Decisions, Decisions, Decisions
Choosing one thing no longer means giving up the opportunity for as many others as it used to, says management science professor Ed Rosenthal in his new book, The Era of Choice: The Ability to Choose and Its Transformation of Contemporary Life. For Rosenthal, choice has big-picture effects far beyond consumerism: "It's not just walking into a supermarket and choosing among 30,000 things; in today's world, we can choose our own lifestyle and our lives' paths."
Professor Ed Rosenthal, a specialist in decision-making, has written a book about choice.
Until recently, to most people camping meant getting back to nature. Taking a break from civilization. "Roughing it." But what if you want to sit under the constellations without missing your favorite TV stars?
These days, portable television, video games, showers and air mattresses are common at campgrounds around the country. "Luxury camps" even offer four-star amenities such as queen beds, gourmet kitchens, wireless Internet and massage stations, for up to $300 a night.
Choosing one thing in today's world - such as a couple of nights in nature - no longer means precluding as many other things as it once did. That's the message behind management science professor Ed Rosenthal's new book, The Era of Choice: The Ability to Choose and Its Transformation of Contemporary Life (Massachusetts Institute of Technology Press).
On the consumer level, during the past generation, we have gained access to numerous products that allow us to "blend or mix and match different things," Rosenthal said. "It's not just Coke and Diet anymore, but now Vanilla Coke, Cherry Coke, Diet Coke with Lime, and so on."
But the real theme of the book is the effect of having so many choices on the bigger picture. "It's not just walking into a supermarket and choosing among 30,000 things; in today's world, we can choose our own lifestyle and our lives' paths," Rosenthal said.
We no longer work 40 years for the same company, Rosenthal pointed out. "Now - partly in response to market pressures - we may have several quite diverse career paths in succession."
Flexibility rules, Rosenthal said. "We move from house to house frequently, and en route are always thinking about putting in new kitchens and accessories."
What's more, we no longer think about spouses and partners in the sense of hopeful permanence that we used to, he said. We try to pack in as many experiences as we can, and in today's world, because so many things are possible, we are more reluctant than past generations to commit ourselves.
"We no longer settle for an unsatisfactory spouse, as we would have 100 years ago," he said.
His book also focuses on how much the overabundance of choices has changed life significantly during the past century - and why all this progress hasn't necessarily made our lives better.
Nowadays, Rosenthal said, everything is "trendy and ephemeral."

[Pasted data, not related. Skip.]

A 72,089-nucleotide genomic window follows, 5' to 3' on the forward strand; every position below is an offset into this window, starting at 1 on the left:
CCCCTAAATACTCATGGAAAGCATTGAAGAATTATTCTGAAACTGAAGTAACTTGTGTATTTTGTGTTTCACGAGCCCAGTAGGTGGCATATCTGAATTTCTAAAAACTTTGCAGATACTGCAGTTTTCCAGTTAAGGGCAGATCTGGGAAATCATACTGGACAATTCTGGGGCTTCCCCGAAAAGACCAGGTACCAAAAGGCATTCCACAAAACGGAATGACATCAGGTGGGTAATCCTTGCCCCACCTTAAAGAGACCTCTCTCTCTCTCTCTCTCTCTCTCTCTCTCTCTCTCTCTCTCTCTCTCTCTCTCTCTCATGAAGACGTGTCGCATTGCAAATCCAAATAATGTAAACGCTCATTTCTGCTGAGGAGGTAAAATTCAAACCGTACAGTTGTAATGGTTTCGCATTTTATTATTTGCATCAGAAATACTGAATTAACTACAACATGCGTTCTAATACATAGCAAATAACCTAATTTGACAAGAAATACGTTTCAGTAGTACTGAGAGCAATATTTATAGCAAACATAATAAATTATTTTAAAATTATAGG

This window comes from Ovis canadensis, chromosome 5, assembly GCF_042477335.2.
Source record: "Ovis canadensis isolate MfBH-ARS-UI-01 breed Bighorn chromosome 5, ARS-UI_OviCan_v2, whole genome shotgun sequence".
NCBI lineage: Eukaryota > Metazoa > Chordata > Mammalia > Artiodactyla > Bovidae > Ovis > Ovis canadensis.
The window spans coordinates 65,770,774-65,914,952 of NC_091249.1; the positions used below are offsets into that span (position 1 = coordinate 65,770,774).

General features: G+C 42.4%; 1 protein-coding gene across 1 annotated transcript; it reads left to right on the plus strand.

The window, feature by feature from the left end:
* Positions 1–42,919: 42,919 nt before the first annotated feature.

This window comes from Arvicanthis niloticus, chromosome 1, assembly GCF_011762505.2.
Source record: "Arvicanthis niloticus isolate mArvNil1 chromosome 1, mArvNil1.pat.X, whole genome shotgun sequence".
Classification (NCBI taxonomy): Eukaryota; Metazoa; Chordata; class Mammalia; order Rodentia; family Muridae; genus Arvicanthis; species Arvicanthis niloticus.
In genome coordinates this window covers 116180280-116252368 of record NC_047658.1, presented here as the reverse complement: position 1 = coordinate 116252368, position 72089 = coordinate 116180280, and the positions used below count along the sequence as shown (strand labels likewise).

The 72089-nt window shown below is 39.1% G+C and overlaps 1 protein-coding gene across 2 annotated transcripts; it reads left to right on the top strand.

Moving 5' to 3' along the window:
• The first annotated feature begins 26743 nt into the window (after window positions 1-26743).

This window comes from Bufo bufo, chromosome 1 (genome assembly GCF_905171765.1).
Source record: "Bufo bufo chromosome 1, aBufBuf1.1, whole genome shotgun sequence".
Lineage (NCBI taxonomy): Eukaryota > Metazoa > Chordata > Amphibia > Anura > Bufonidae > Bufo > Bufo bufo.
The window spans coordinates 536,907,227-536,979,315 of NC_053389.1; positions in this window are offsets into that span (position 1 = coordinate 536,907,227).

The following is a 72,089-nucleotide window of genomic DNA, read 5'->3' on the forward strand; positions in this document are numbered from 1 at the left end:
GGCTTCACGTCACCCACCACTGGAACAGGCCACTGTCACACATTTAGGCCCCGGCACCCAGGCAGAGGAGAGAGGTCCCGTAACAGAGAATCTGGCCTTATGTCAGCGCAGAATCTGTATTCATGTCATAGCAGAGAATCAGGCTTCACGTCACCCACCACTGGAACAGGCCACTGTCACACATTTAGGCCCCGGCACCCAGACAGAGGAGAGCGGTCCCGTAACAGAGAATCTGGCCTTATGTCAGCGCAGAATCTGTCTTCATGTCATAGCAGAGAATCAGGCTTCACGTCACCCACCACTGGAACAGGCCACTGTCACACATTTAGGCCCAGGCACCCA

"We are losing our loyalty and our traditions, and perhaps this loss of stability or emotional core to our lives has contributed to an increase in depression and malaise in our society," Rosenthal said.
Of course, there is an upside to this plethora of possibilities. Rosenthal attributes all of these choices to the tremendous variety and richness of modern life, as compared to our parents' and grandparents' lives.
According to Rosenthal's book, choice not only affects our lifestyles, it has had a tremendous impact on societal progress. Even modern scientists are having their cake and eating it too, he said.
He explained that scientists now reject some limiting beliefs established in the past. For example, Rosenthal said that for 300 years, physicists disagreed on the nature of light - over whether it exists in the form of a particle or a wave - and the two theories were mutually inconsistent. That was the case until physicist Niels Bohr presented a theory in the 1920s that light is both a particle and a wave - essentially proving that even scientists could have it both ways.
In The Era of Choice, Rosenthal writes that the "startling revelation about choice is that its presence in our lives manifests itself in a fantastic variety of intellectual and cultural contributions."
"In some sense, the book's an intellectual history of the 20th century," Rosenthal said. "I've always been interested in different intellectual movements, in physics, mathematics, linguistics and philosophy, and I saw this subject of choice as a way to tie them all together because it's had an impact on all of them."
An expert in decision-making and game theory at The Fox School of Business, Rosenthal noted that his area of expertise alone lends itself to the point of the book, as these studies have only been around for about 50 years. "The very fact that these disciplines arose in the mid-20th century is itself a very telling sign that we live in an era of choice."
Since writing this book, his first, Rosenthal said he faces ordinary decisions and dilemmas with a heightened awareness that such decisions are the burden of our advancing modernism. "This tendency to get philosophical in the middle of making up your mind about something almost literally weighs you down," he said.
Rosenthal also published an essay on rationality, a study of human-behavior and decision-making, for the July 8 issue of The Chronicle of Higher Education, and said that rationality will be the subject of his next book.
- By Lisa Litzinger